Michael Cohen, an attorney for Donald Trump, in Trump Tower Dec. 2016. (Richard Drew / AP)
Michael Cohen, an executive vice president of the Trump Organization, emailed Vladimir Putin's spokesman, Dmitry Peskov, in January 2016 and asked him to help accelerate the building of a Trump Tower in Moscow, reports The Washington Post, citing documents submitted to Congress Monday.
"Over the past few months I have been working with a company based in Russia regarding the development of a Trump Tower - Moscow project in Moscow City. Without getting into lengthy specifics, the communication between our two sides has stalled... As this project is too important, I am hereby requesting your assistance. I respectfully request someone, preferably you, contact me so that I might discuss the specifics as well as arranging meetings with the appropriate individuals."
Why it matters: Cohen's email to Peskov is the most direct documented correspondence of a top Trump aide and a high-ranking member of Putin's government during the campaign.
Cohen's background: Cohen, who has been one of Trump's closest aides for more ten years, did not take a formal role in the campaign, but he did sometimes appear as a Trump surrogate in the media.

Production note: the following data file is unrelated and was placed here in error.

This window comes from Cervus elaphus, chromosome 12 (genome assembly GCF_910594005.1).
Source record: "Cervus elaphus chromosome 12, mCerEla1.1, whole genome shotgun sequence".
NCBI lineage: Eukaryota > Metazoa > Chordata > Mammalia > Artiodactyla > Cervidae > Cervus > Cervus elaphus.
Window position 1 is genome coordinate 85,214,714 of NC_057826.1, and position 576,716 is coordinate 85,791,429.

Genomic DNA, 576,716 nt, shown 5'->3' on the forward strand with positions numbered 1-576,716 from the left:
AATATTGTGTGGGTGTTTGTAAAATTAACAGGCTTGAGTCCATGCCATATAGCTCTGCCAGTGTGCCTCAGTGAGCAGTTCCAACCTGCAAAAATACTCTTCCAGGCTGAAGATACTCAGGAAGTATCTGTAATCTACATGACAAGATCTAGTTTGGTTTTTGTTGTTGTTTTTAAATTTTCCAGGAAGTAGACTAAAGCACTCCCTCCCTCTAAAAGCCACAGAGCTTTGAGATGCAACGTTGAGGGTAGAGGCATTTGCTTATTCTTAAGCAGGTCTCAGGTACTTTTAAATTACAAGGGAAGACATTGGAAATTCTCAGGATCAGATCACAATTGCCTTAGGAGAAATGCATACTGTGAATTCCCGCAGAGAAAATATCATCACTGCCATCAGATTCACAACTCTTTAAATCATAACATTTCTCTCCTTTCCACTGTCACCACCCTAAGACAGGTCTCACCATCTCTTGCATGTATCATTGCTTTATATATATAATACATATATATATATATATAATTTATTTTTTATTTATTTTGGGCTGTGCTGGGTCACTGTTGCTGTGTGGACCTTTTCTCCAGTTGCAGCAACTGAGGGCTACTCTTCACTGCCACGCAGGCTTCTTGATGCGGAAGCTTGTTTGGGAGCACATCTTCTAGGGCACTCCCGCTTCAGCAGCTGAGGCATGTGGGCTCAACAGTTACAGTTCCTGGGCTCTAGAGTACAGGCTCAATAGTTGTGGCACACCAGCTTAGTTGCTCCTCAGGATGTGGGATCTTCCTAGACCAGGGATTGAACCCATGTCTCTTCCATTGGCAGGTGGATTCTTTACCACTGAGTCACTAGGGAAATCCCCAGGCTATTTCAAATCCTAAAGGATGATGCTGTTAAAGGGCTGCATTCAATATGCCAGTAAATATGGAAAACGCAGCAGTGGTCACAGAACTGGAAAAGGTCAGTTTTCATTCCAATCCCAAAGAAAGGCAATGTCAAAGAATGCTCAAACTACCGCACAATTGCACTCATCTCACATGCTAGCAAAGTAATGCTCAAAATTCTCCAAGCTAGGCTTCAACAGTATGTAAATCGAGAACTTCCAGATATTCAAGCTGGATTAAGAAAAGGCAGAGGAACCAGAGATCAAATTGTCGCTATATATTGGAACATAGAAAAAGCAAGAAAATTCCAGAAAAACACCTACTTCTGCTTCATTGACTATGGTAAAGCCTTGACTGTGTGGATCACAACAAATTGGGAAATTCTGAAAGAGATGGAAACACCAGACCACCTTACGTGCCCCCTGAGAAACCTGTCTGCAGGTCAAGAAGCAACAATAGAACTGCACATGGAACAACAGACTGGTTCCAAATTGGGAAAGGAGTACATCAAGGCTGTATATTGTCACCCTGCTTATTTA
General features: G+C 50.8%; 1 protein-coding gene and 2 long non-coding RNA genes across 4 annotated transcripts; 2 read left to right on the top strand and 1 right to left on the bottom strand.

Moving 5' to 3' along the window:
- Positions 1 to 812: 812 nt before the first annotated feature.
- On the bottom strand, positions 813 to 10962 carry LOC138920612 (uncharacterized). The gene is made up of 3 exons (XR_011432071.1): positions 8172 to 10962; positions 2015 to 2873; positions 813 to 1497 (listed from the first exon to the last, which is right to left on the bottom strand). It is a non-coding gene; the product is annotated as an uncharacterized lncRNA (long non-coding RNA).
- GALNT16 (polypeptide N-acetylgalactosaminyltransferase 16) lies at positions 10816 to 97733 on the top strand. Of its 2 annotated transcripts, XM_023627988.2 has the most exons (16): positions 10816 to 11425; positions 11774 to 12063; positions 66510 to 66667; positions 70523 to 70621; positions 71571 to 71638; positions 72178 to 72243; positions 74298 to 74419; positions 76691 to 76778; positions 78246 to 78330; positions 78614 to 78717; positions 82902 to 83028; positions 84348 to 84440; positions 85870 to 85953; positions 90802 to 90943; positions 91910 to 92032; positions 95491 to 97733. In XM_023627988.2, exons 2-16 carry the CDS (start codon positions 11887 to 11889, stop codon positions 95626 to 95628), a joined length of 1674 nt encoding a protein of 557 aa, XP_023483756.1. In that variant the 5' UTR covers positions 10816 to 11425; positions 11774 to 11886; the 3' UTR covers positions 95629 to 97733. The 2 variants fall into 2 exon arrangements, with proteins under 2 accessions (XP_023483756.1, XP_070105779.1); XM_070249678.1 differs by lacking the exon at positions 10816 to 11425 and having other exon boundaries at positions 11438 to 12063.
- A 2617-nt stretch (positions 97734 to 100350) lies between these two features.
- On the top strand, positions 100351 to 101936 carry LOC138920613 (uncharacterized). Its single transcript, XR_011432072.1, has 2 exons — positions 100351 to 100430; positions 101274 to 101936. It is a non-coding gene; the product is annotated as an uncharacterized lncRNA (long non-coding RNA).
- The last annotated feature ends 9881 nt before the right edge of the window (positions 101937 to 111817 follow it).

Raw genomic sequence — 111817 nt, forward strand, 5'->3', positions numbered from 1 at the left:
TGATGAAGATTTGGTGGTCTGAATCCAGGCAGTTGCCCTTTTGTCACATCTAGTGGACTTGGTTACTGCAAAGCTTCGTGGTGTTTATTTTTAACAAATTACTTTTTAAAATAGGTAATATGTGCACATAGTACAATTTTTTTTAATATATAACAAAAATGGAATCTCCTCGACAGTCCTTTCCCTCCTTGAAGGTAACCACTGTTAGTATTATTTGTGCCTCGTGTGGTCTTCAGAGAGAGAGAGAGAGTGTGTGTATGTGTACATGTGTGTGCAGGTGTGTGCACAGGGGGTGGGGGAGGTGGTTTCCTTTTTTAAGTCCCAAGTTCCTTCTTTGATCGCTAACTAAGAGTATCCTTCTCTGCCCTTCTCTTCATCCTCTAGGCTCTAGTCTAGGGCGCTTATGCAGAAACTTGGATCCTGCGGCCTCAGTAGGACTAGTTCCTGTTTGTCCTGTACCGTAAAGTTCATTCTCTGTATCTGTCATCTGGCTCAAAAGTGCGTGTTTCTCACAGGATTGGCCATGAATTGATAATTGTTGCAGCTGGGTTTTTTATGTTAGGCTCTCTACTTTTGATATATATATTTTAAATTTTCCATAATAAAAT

Trump's involvement: Cohen told congressional investigators that the business deal was proposed as a licensing project, and would have been built by Moscow-based developer I.C. Expert Investment Co. Cohen also said Trump signed a letter of intent with the company on Oct. 28, 2015, after which he "began to solicit designs from architects and discuss financing." Note: The signed letter of intent contradicts Trump's repeated denials that he has no business deals with Russia.
Cohen's response: In a statement turned over to Congress, Cohen claimed that Felix Slater, a Russian immigrant and Trump associate, had advised him to write the email, suggesting that such a massive real estate project in Moscow would require Russian government approval. The New York Times reported Monday that Sater promised in 2015 to build a Trump Tower in Moscow with Putin's help, and said the real estate deal would help Trump win the 2016 election.
Cohen's statement to the Post: "It should come as no surprise that, over four decades, the Trump Organization has received and reviewed countless real estate development opportunities, both domestic and international. The Trump Moscow proposal was simply one of many development opportunities that the Trump Organization considered and ultimately rejected."